Four Types of Essays:
They are usually characterized by the breadth with which they address issues, not limited to when selecting the subject to be treated. Although all literary essays are based on work, they do not approach it exclusively, but it is combined with experiences, habits, analysis, and opinions. All literary essays tend to have a series of characteristics in common, that is, they are all subjective and arise from simplicity with a very direct style, seeking to highlight the point of view, reflections and thoughts of the author.
Literary essay can be written on all kinds of topics, such as history, philosophy or even politics.
The scientific essay is characterized by treating a scientific topic from a creative point of view. In other words, scientific reasoning is combined with artistic creativity. In this type of essay, the goal of seeking and exploring reality in the search for truth is taken from science, while from the artistic point of view it takes beauty and the expression of it through creativity.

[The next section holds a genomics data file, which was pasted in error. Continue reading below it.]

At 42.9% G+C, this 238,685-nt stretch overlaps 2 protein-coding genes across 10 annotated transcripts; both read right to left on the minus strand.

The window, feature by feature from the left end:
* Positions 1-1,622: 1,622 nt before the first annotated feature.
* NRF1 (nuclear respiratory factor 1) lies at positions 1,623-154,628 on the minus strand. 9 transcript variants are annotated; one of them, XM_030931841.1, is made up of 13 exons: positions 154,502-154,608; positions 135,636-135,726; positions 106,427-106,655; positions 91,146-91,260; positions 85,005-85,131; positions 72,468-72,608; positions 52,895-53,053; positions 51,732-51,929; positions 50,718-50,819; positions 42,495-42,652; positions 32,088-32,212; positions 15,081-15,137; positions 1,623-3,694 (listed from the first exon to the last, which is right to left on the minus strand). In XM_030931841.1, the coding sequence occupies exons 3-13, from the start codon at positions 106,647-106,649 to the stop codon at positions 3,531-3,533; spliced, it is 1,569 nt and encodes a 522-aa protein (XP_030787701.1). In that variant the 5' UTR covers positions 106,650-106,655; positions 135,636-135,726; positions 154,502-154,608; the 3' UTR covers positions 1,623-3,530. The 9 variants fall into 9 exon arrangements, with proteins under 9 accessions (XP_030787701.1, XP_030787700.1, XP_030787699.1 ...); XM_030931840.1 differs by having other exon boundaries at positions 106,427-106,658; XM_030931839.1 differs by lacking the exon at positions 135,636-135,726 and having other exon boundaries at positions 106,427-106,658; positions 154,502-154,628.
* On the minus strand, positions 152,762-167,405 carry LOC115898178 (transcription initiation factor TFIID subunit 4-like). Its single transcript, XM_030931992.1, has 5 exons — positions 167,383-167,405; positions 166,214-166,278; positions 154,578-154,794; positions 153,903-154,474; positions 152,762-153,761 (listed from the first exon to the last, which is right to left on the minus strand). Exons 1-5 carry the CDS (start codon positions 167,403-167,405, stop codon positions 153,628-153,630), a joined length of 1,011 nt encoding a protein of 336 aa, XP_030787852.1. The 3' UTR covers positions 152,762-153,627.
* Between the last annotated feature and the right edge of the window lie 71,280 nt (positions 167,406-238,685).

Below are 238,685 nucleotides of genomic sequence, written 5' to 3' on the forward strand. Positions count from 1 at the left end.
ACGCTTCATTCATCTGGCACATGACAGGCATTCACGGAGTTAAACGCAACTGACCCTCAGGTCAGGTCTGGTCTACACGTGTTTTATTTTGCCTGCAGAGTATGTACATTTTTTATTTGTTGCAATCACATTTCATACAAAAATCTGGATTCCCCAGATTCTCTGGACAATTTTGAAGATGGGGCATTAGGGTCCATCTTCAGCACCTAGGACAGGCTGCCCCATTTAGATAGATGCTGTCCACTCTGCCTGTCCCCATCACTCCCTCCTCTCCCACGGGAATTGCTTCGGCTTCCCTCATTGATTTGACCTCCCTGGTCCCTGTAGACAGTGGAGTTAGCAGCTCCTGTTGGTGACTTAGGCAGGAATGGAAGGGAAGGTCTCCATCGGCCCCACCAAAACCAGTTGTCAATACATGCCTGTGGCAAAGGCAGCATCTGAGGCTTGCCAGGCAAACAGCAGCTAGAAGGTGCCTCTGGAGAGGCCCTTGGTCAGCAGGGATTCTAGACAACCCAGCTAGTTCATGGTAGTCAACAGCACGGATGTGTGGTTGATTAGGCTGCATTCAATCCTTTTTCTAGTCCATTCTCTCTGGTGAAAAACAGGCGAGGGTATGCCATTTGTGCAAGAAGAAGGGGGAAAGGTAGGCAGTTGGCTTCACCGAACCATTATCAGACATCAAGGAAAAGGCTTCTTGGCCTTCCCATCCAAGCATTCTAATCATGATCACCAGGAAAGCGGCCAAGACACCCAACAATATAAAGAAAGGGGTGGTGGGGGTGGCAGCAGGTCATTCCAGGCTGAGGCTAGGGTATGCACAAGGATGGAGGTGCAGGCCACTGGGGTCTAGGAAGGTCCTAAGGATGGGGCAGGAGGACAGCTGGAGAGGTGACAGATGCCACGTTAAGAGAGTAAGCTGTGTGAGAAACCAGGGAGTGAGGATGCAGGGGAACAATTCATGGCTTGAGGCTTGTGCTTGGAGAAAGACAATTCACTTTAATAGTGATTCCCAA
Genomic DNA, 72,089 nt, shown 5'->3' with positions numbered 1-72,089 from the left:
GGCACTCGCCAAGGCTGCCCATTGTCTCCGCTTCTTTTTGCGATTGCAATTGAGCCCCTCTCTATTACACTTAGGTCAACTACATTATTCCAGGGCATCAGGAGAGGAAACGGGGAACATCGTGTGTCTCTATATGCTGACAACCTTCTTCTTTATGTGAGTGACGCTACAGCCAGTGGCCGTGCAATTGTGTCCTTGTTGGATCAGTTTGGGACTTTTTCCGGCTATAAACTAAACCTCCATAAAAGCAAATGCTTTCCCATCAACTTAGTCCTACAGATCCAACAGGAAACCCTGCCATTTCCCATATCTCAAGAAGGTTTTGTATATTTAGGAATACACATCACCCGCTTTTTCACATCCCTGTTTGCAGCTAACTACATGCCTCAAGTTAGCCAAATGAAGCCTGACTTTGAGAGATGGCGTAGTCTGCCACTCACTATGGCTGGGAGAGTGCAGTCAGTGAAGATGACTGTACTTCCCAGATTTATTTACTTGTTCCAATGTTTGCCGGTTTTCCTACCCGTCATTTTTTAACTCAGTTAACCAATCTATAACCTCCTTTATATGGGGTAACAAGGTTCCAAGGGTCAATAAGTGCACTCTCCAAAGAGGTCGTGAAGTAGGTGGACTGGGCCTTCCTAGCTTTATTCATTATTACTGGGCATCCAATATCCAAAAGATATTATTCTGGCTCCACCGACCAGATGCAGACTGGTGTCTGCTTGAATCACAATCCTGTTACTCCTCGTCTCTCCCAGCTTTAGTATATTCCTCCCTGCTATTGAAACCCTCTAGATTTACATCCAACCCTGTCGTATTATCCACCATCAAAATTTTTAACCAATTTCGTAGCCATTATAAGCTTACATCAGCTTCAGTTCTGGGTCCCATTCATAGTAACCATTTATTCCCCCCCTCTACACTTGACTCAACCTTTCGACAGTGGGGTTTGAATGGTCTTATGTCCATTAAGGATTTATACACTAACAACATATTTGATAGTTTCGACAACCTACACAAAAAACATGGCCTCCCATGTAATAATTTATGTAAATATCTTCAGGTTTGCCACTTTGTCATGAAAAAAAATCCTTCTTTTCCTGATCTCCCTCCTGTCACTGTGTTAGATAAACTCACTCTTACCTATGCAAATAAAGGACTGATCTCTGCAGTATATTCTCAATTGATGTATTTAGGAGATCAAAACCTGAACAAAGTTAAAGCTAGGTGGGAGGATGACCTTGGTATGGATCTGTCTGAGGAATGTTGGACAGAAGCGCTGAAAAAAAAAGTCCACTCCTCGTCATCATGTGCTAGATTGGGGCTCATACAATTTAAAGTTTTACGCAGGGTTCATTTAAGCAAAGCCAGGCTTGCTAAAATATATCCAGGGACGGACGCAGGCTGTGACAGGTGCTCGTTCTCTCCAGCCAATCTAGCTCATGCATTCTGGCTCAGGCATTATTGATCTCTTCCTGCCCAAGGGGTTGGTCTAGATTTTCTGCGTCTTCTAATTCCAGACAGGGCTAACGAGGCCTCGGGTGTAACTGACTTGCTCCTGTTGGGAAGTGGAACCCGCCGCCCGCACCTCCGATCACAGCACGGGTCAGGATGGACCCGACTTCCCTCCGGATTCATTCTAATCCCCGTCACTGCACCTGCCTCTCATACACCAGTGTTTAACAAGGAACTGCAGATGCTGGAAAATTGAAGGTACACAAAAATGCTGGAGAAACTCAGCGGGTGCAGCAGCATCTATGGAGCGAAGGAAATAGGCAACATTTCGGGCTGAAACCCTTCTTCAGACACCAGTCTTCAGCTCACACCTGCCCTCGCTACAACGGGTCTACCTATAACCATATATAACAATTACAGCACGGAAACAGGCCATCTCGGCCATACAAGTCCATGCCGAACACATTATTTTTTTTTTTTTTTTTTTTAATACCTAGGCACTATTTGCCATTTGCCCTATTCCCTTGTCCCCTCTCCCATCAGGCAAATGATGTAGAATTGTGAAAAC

But the mere fact of resorting to a type of an artistic expression does not exempt this essay from the rigor and objectivity proper to science.
The argumentative essay tries to defend through reasoning a thesis or idea proposed with the objective of convincing the reader of the defended position. Although they treat the topics with depth, they are usually short essays. This type of essay uses a simple style, but a formal or cultured language. As a fundamental requirement, the ideas must be presented clearly and concisely and must have a logical relationship between them. The cherry-picking or fallacy of incomplete evidence should be avoided
That is, the information that contradicts the author’s arguments must also be shown.
As in the literary essay, this type of essay is also characterized by freely approaching a wide variety of topics, focused on the general public. The structure of the critical essay is free, although a formal and generally careful style predominates. A large amount of documentation is used to support the ideas, opinions, ideologies or reflections of the author, which must be accompanied by scientific or argumentative elements.